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Ownership Models for Geological Sequestration: A Comparison of the Emergent Regulatory Models in Australia and the United States

April 2014

Citation: ELR 10310

Author: Samantha J. Hepburn

Modern property frameworks are increasingly deployed to support climate change mitigation strategies. The propertization of geological storage formations, utilized for the purpose of carbon capture and storage (CCS), provides a compelling example of this. Pursuant to regulatory changes to the propertization of CCS in the Australian states of Victoria and Queensland, ownership lies with the State, while in the United States, in Montana, North Dakota, and Wyoming, ownership remains with the private owner. State ownership is preferable as it provides clarity, structure, and certainty for CCS markets. It also removes the difficulties associated with potential CCS projects having to obtain multiple authorizations from private owners, reduces disparity and conflict between subsurface owners, and minimizes future liability. The transformative shift from a disaggregated private resource to a state-owned independent resource must be dealt with carefully so that its impact upon preexisting surface entitlements is clear.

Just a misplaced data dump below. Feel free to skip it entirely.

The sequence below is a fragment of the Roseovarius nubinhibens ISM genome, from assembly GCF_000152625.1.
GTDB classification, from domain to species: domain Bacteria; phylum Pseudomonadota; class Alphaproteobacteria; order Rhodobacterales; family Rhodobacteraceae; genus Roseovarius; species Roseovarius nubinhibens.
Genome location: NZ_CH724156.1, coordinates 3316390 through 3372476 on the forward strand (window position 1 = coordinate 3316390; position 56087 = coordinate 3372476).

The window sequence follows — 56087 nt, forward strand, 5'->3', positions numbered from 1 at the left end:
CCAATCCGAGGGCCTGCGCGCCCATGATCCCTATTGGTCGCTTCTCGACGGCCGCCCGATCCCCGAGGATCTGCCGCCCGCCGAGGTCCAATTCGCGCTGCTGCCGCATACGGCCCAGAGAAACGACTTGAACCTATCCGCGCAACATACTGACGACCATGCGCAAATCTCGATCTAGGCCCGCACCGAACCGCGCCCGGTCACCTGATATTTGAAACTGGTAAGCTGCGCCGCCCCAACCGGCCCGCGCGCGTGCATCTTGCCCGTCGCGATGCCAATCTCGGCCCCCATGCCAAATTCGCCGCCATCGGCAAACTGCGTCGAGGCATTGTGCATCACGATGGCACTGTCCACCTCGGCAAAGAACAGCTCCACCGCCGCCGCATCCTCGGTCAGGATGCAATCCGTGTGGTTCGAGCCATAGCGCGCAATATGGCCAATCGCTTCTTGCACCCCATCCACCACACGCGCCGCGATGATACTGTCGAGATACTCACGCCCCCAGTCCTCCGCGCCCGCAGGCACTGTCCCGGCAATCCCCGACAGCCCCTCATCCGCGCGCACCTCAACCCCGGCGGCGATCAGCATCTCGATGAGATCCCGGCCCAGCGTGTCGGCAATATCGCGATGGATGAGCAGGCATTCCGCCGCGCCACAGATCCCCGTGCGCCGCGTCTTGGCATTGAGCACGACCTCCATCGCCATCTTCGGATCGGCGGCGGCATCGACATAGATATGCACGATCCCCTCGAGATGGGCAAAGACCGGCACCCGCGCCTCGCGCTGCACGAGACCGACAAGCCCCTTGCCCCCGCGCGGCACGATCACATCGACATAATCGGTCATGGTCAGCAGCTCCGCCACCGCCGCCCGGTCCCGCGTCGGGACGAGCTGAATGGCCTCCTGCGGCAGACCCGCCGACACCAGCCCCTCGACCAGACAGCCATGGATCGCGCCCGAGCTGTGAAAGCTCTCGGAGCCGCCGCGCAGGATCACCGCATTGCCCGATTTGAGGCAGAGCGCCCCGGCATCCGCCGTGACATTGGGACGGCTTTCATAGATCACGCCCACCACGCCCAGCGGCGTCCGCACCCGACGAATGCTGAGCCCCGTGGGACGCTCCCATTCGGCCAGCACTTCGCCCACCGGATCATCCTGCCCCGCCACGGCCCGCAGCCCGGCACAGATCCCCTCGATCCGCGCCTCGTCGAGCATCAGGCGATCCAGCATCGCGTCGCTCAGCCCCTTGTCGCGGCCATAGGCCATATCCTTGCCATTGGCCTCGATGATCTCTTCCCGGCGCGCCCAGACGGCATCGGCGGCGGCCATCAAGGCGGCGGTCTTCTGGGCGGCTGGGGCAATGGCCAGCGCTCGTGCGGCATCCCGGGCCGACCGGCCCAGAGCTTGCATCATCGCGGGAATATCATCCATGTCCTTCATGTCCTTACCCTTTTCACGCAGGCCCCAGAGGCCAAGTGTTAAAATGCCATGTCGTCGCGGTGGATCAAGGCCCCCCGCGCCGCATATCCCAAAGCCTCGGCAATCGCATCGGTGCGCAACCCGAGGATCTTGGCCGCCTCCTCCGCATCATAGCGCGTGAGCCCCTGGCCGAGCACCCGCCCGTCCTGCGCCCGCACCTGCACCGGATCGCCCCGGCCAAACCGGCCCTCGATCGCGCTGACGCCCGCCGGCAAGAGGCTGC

Samantha J. Hepburn is a Professor in the Faculty of Business and Law, Deakin University, Australia.


 

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